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MIAMI PUTS ON BEST FRONT FOR SUMMIT

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After hurricanes, riots and tourist murders, Miami has pined for the opportunity to sell its spectacular bayfront skyline, ethnic diversity and trendy attractions to a world audience.

The Summit of the Americas comes at just the right time to convince the world that Miami is more than "a place of leisure and danger," as Pedro Pablo Kuczynski, a former Peruvian government official, described it.President Clinton told summit volunteers in Bal Harbour on Thursday night that Miami was the one place in the United States "that was most representative of the whole hemisphere."

With nearly half of Dade County's 2 million residents Hispanic and Miami serving as a business crossroads for Latin America, summit leaders and their media contingents alike feel at home in this city, where Spanish is spoken just about as often as English.

"Miami is becoming one of the major Latin American cities," said Diego Arria, a Venezuelan ambassador to the United Nations. "Miami got a bad rap because of one or two incidents. If all the leaders of Latin America can come here along with the president of the United States, that should send a powerful message."

The 34 leaders will do business this weekend at the stately Biltmore Hotel in Coral Gables and at Vizcaya, the Italian Renaissance-style estate on Biscayne Bay.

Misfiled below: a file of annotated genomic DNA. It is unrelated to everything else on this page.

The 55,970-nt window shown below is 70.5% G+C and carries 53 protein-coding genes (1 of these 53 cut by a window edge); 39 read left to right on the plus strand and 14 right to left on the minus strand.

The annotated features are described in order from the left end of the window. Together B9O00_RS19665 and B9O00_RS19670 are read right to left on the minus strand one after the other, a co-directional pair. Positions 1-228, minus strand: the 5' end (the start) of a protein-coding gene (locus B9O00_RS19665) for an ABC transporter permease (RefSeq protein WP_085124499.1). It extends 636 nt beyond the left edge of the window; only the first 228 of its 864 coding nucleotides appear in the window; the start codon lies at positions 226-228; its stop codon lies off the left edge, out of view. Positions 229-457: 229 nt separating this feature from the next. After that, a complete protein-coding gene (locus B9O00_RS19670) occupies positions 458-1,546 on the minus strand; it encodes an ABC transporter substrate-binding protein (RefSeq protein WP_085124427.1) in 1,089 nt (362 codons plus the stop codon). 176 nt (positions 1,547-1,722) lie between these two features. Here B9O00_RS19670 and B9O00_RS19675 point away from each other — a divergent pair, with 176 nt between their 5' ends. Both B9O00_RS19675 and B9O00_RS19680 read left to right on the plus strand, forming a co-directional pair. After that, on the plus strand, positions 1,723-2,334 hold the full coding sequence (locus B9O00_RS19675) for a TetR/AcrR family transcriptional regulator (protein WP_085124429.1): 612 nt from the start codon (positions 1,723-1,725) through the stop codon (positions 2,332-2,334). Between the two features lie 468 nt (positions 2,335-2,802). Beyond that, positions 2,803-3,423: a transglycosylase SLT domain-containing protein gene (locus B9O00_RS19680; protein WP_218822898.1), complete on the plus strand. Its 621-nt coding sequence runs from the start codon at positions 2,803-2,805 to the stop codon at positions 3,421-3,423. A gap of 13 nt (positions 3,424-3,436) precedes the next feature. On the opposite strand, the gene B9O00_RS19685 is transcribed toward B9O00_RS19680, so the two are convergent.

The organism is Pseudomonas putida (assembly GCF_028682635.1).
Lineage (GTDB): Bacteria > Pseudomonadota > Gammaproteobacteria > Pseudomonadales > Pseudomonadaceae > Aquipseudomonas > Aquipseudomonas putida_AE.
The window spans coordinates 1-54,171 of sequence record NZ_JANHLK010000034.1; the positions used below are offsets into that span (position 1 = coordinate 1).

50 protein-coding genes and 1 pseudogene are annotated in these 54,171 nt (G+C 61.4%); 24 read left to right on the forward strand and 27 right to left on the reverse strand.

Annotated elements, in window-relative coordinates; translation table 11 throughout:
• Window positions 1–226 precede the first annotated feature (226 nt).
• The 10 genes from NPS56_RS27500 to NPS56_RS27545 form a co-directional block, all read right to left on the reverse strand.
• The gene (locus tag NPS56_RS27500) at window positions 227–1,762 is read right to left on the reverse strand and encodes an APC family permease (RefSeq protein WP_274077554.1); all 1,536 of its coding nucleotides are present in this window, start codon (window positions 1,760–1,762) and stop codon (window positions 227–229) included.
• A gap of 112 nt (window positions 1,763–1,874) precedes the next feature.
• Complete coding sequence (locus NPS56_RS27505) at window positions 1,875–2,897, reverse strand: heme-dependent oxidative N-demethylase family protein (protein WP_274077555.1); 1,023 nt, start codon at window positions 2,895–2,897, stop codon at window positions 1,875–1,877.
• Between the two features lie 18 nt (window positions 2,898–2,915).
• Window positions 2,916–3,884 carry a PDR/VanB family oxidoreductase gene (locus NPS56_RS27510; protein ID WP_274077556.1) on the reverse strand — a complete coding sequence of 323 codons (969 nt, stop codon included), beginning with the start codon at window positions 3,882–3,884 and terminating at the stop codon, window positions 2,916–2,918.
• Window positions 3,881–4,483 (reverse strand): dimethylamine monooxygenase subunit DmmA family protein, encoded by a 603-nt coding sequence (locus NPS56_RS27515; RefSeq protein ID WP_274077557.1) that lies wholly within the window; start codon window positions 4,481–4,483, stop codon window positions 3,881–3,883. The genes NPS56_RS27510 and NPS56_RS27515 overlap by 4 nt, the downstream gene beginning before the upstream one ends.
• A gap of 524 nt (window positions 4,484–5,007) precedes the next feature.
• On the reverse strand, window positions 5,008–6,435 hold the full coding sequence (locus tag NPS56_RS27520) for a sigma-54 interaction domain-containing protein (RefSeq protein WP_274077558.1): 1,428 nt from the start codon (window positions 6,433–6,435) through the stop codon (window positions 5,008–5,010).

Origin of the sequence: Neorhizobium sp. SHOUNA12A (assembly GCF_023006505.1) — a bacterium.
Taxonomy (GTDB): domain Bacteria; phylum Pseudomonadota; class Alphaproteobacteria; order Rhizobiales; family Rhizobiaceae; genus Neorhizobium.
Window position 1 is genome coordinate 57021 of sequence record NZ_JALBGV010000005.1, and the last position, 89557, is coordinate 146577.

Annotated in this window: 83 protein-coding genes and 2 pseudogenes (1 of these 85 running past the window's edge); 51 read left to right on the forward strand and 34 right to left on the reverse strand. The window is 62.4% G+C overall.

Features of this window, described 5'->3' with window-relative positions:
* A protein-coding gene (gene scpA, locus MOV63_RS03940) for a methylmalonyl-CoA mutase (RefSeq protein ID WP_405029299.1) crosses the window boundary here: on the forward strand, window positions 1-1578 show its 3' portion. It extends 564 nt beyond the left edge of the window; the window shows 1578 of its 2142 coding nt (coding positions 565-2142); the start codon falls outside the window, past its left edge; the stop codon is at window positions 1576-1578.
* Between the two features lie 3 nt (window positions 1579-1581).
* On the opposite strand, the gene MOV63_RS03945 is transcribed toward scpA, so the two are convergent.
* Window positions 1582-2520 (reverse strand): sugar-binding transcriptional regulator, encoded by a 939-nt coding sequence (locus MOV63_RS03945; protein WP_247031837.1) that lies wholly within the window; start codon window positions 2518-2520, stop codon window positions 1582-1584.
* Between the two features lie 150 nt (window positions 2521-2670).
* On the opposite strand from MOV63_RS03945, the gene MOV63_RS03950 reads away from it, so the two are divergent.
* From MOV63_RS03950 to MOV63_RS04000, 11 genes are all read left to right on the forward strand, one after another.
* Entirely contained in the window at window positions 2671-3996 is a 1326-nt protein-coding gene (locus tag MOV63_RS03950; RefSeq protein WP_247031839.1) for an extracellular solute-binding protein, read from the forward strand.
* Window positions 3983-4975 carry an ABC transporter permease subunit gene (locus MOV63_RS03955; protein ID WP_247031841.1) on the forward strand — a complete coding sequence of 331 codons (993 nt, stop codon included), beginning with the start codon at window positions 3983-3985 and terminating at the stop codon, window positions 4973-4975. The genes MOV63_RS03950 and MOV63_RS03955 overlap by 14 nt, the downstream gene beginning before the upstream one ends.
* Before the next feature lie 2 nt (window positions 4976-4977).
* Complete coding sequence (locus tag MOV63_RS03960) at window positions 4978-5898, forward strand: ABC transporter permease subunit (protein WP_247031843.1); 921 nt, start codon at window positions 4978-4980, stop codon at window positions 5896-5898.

A 5,000-strong security force is watching over their every move.

"While we had some tragedies that occurred here, I don't think there's any thinking person who doesn't think we were savaged in the international press," said Merrett Stierheim, president of the Greater Miami Convention and Visitor's Bureau.

Miami was wracked by several days of rioting in 1989 following the shooting of a black motorist by a police officer. And tourism in the city and state was threatened last year after a number of foreign tourists were killed. In a 13-month period that ended in October 1993, 10 foreigners were slain in Florida.

"We have a God-given opportunity that few cities ever have," said Art Teele, chairman of the Metro Dade Commission. "Many cities never get a chance to revisit their image. Miami once meant fun in the sun. We can recreate that."

The problems of the recent past also have left the city with a darkly cynical sense of humor.

"Whenever the nightly news can show world leaders walking around Miami instead of a dead tourist slumped over in a rental car, that's got to be a positive," said Paul Levine, a Miami attorney and crime novelist.